I'd like to see people with disabilities board a plane with their wheelchair and lock it into the plane. With planning, modifications and standards, we've been able to do this for cars, buses, trains and taxi cabs. Why not airlines?

After three decades and the enactment of the ADA, airline manufacturers should be able to get this done in a humane way.

What's the difference between wheelchair riders and luggage? There is none when it comes to airline travel.



Saturday, September 3, 2016

Accessible taxi cabs a bust in outer boroughs; N.Y.C. Cabbies Star at U.S. Open

R. Nadal [web photo]
My wife and I went to the U.S. Open on Wednesday, August 31, to watch an evening match featuring Rafael Nadal and Andrew Seppi. Over the years, Maggie and I have purchased "disabled seating tickets" to the event, as we did this year, in Queens, where the
 U.S. Open Tennis Center is located.

But as some of the readers know, I am now living in Manhattan, New York.

A. Seppi [web photo]
When I can’t walk to work, which is about nine blocks, or half a mile away from our apartment, I use the new accessible taxicabs, and order a car through Accessible Dispatch, via the WOW taxi app on my Apple iphone, which as their website mentions, is part of MetroTaxi.

I love the service and it has been reliable in the borough of Manhattan. In addition, a cab will even drop me off in any of the five boroughs, such as Queens, the Bronx, Staten Island, and Brooklyn.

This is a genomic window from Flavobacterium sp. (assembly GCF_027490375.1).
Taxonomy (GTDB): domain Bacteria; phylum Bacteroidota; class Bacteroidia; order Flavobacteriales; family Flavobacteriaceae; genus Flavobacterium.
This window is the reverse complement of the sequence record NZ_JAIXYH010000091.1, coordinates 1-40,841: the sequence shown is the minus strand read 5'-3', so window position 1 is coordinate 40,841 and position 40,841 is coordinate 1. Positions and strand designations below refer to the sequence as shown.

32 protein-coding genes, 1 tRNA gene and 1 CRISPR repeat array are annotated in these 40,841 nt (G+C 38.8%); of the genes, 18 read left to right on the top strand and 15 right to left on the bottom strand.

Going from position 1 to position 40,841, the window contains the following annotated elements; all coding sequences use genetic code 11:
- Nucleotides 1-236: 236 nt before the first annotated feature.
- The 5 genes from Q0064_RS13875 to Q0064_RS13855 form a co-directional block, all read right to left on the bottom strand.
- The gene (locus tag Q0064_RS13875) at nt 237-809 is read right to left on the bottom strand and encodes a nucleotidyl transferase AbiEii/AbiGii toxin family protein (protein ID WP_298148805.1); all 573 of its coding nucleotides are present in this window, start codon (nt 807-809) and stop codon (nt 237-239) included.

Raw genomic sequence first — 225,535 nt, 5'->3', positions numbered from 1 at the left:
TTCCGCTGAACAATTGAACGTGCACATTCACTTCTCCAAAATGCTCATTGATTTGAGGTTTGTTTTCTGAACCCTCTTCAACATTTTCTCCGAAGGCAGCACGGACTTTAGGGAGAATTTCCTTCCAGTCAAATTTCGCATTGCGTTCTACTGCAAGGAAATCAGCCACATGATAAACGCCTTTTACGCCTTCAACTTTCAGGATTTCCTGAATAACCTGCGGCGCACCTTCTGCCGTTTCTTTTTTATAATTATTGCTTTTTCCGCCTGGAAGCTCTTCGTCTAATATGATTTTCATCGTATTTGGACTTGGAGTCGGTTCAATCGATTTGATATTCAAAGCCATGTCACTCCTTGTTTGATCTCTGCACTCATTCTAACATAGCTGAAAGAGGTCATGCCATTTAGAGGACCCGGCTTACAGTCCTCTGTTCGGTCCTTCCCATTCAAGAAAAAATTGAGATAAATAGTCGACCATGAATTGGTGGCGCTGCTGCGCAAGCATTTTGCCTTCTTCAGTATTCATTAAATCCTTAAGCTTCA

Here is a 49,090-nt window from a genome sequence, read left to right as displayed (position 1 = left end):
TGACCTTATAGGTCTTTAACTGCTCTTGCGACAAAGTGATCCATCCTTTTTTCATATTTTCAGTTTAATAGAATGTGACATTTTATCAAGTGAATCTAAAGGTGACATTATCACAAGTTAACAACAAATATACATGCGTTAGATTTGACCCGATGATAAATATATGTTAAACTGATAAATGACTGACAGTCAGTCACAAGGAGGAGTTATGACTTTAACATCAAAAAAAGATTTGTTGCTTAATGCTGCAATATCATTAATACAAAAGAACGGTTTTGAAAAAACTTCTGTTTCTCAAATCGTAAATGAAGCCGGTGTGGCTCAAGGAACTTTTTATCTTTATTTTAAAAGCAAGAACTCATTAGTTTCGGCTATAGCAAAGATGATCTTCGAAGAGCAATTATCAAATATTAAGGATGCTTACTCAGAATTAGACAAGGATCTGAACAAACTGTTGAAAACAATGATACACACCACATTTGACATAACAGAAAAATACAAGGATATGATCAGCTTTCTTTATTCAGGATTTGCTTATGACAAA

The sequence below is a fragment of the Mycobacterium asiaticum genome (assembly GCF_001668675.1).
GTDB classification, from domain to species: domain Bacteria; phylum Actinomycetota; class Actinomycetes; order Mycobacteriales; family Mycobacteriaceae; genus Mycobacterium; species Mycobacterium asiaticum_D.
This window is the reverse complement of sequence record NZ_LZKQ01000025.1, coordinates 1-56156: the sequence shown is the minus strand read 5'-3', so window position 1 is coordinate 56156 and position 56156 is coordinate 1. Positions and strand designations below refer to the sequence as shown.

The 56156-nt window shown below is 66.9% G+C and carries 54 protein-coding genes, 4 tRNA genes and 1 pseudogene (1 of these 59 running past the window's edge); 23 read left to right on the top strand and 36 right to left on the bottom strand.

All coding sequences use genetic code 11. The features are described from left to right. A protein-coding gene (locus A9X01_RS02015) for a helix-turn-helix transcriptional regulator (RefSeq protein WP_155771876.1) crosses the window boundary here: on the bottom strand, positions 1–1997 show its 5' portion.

But there's an exception, which I missed, and is not readily apparent, even to my disability advocacy-leaning mind.


The Exception Comes to Light - - at My Expense


An accessible taxicab picked us up in Manhattan and drove us to the U.S. Open. But after the terrific match, at about midnight, Accessible Dispatchers [at least three different people] said they could not pick us up in Queens, even though taxis were available in Manhattan. "We do not pick up in the boroughs," I was told.

So, our ability to get back into Manhattan together seemed hopeless. The Accessible Dispatch website, question and answer section, posts the following:

“Passenger pickups will occur in Manhattan only for any destinations in the five boroughs of New York City, Westchester and Nassau counties, and Newark Airport served by NYC taxis.

Accessible trips returning to Manhattan from the other four boroughs will require an accessible livery vehicle. 

Wheelchair-accessible livery vehicles are available in the Bronx, Brooklyn, Queens and Staten Island, but these trips are not handled by Accessible Dispatch.”

My problem was that when I called for a pickup to go home, the dispatcher gave us four phone numbers to call after the tennis match ended, near midnight, but accessible taxis were not available in Queens or had a two-hour plus waiting period.

Learning this, I asked for a supervisor or an executive of the company - - the answers I received were silence and "I don't have that information." (I now know who they are.)

I didn’t know how we would get home, and it was midnight. We just felt as if we were on another planet, not in the "Big Apple"

We walked over to a U.S. Open representative who directed us to a "taxi stand." Ironically, the pickup area was behind the former N.Y. World’s Fair globe, where Maggie photographed me earlier. (Note my victory pose - - happy to be at the Open.)
Earlier in the day at the Open.